Property owner wonders why a property used for business shouldn’t be zoned as business

— From the village of Voorheesville
Before and after: The parcel of land at 11 Drywall Lane currently has two different zoning designations: Industrial and Residential. Under the April 9 proposed update to Voorheesville’s zoning code, the parcel would have been rezoned into one district. However, at the April 9 public hearing, Voorheesville Avenue residents whose land abuts 11 Drywall Lane voiced their concern about the potential rezone, and, at the April 30 public hearing, the parcel’s zoning was changed back to the original two districts.

NEW SCOTLAND — Although the owner of 11 Drywall Lane wants to know why his two acres could not be rezoned as simply Business, his neighbors are pleased that their complaints will keep the original zoning in place — partly Industrial and partly Residential. But the final outcome has yet to be determined.

A second public hearing, on April 30, gave village board members another chance to hear residents’ views before adopting zoning to give the village’s new comprehensive plan teeth.

At the April 9 public hearing, Voorheesville Avenue residents whose land abuts 11 Drywall Lane voiced their concern that the potential rezone of the parcel would, in their view, have an adverse effect on all adjacent properties.

The specific parcel of land, 11 Drywall Lane, lies within the roughly 8.5 acres of low-slung industrial buildings at the corner Voorheesville Avenue and Grove Street. A near totality of the area is zoned Industrial.

The two acres of 11 Drywall Lane, however, currently have two separate zoning designations: Industrial and Residential. And the portion of the parcel that is zoned Residential also abuts three homes along Voorheesville Avenue.

Under the April 9 proposed zoning-code change, the two zones would be rezoned as a single district: Business B, which has close to 60 different allowable uses whereas the current zoning has significantly fewer.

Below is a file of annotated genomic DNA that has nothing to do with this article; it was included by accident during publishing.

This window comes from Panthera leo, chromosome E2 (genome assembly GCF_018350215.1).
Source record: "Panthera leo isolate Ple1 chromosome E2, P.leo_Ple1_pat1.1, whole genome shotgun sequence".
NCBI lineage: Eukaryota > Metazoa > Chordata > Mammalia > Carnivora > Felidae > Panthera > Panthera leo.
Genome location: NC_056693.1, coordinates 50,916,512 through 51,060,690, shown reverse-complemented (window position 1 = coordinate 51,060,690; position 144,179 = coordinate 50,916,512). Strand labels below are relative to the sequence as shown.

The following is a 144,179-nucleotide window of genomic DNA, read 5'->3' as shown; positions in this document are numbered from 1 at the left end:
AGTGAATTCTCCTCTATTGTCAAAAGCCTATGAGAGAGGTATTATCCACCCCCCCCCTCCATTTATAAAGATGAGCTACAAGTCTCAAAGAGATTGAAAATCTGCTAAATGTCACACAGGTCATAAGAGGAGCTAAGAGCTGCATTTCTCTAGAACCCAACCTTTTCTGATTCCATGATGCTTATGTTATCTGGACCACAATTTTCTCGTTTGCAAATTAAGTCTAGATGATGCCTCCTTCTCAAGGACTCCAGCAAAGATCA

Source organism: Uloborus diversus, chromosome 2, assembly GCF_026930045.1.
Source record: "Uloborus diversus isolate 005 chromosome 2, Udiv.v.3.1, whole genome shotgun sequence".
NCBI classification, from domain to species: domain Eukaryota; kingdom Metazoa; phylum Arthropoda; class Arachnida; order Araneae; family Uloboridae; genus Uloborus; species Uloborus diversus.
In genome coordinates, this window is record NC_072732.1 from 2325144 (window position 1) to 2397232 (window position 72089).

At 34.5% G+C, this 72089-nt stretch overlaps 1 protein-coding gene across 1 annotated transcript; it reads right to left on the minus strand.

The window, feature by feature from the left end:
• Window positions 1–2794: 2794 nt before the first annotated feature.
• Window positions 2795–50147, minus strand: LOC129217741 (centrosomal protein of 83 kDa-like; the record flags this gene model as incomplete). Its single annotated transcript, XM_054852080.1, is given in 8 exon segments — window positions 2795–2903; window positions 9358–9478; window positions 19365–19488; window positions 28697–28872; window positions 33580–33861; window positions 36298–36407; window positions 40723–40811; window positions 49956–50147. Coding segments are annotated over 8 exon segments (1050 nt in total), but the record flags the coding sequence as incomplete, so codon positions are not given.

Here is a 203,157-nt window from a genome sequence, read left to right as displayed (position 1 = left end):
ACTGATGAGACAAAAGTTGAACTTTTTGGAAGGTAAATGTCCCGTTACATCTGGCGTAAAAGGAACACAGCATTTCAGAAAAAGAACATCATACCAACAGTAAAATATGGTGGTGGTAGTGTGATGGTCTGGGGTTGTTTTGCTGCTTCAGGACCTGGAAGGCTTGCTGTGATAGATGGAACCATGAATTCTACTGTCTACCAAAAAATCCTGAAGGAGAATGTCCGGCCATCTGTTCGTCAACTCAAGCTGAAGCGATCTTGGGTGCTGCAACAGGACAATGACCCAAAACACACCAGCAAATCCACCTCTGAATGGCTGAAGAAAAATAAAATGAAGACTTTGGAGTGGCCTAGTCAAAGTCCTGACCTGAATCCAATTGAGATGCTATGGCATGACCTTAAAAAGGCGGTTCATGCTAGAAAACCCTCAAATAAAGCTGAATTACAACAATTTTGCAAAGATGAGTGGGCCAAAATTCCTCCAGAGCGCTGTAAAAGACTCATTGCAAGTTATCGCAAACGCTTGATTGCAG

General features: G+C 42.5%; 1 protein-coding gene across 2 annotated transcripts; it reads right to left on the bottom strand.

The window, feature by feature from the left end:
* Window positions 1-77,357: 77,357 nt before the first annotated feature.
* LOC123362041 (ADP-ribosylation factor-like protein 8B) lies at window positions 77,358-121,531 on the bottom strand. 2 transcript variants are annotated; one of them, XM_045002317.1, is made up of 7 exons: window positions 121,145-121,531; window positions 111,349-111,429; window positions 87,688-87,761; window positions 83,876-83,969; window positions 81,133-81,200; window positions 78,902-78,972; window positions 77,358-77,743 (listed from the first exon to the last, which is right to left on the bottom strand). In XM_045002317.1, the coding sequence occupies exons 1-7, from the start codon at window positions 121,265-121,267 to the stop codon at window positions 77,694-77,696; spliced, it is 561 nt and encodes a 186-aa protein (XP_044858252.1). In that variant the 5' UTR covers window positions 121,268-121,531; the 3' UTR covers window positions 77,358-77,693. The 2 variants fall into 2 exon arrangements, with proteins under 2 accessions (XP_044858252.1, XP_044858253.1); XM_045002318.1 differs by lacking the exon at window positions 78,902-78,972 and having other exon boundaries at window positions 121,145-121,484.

In a textbook case of the squeaky wheel gets the grease, at the April 30 public hearing, 11 Drywall Lane had been re-zoned back to two separate zoning designations.

Also at the April 30 public hearing, the owner of 11 Drywall Lane, James Olsen, had his chance to speak, saying that rezoning his property to commercial was “common sense” zoning. Because the current zoning line places one-third of his building in the residential district and the other two-thirds in the business district.

Olsen asked if having a third of his building zoned residential was a concern for the village.

Mayor Robert Conway responded that, yes, the zoning was a concern for the village, and said that it’s something that needs to be looked at on a case-by-case basis — as opposed to a general change to the zoning.

Olsen said that the proposed April 9 zoning made no sense and now is the time to change the zoning; it’s always been used as a commercial property, never residential.

If the village keeps the current zoning, Olsen asked, is there a chance that the tractor-trailer trucks that currently park in the rear of the building could no longer do so? Village attorney Richard Reilly told Olsen that there is an existing use variance on a portion of the parcel, which would make it a pre-existing use and not subject to the new zoning.

When Olsen asked what portion of the parcel the use variance applied to, Reilly told him that answer was in the file that the village has on the property and it would be looked into.

“To say I’m disappointed, it’s kind of an understatement,” Olsen said.

Zoning updates

In addition to returning 11 Drywall Lane to its original two zones, the April 30 zoning proposal included some other tweaks and updates since April 9.

It was made clear that, in the floodplain, the only way construction can happen is if it takes place on the same footprint where a building once stood; so, hypothetically, someone could knock down the old Smith’s Tavern and a new structure could be built on that same spot.

The Residential B District in the western portion of the village was broken into three districts, including two new districts called Residential D and what’s left of the Residential B District.

Adjustments were made to the table of uses that are permitted in the zoning districts; some of the uses that were either permitted uses or permitted with a site-plan review will now require a special-use permit, which is an added level of review.

Language was added to clarify and strengthen how a project would be reviewed, and the expectations for when a commercial use abuts a residential use.

And there were additional notice requirements added for projects that come before the zoning or planning boards; a sign will be placed in front of the applicant’s house, notifying neighbors of the application before the zoning or planning board.


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